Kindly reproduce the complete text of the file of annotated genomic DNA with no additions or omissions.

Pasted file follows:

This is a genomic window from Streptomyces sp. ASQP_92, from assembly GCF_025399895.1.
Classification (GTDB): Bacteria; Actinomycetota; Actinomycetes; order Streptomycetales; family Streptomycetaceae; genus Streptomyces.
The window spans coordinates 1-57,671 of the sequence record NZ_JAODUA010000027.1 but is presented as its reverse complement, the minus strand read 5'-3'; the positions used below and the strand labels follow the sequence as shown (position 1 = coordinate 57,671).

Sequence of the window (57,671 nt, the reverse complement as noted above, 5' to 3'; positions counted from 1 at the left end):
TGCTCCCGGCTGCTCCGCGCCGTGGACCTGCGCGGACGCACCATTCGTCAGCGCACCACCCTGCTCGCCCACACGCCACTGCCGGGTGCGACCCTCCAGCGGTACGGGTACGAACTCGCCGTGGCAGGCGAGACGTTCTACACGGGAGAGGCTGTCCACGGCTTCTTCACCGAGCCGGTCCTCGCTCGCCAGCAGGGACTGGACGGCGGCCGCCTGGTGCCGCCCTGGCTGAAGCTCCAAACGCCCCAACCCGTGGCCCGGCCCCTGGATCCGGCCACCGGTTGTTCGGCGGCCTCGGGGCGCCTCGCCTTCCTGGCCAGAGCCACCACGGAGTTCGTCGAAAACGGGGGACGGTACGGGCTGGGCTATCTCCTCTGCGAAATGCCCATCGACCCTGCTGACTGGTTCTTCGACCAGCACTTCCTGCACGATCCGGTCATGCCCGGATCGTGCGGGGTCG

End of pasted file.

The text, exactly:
This is a genomic window from Streptomyces sp. ASQP_92, from assembly GCF_025399895.1.
Classification (GTDB): Bacteria; Actinomycetota; Actinomycetes; order Streptomycetales; family Streptomycetaceae; genus Streptomyces.
The window spans coordinates 1-57,671 of the sequence record NZ_JAODUA010000027.1 but is presented as its reverse complement, the minus strand read 5'-3'; the positions used below and the strand labels follow the sequence as shown (position 1 = coordinate 57,671).

Sequence of the window (57,671 nt, the reverse complement as noted above, 5' to 3'; positions counted from 1 at the left end):
TGCTCCCGGCTGCTCCGCGCCGTGGACCTGCGCGGACGCACCATTCGTCAGCGCACCACCCTGCTCGCCCACACGCCACTGCCGGGTGCGACCCTCCAGCGGTACGGGTACGAACTCGCCGTGGCAGGCGAGACGTTCTACACGGGAGAGGCTGTCCACGGCTTCTTCACCGAGCCGGTCCTCGCTCGCCAGCAGGGACTGGACGGCGGCCGCCTGGTGCCGCCCTGGCTGAAGCTCCAAACGCCCCAACCCGTGGCCCGGCCCCTGGATCCGGCCACCGGTTGTTCGGCGGCCTCGGGGCGCCTCGCCTTCCTGGCCAGAGCCACCACGGAGTTCGTCGAAAACGGGGGACGGTACGGGCTGGGCTATCTCCTCTGCGAAATGCCCATCGACCCTGCTGACTGGTTCTTCGACCAGCACTTCCTGCACGATCCGGTCATGCCCGGATCGTGCGGGGTCG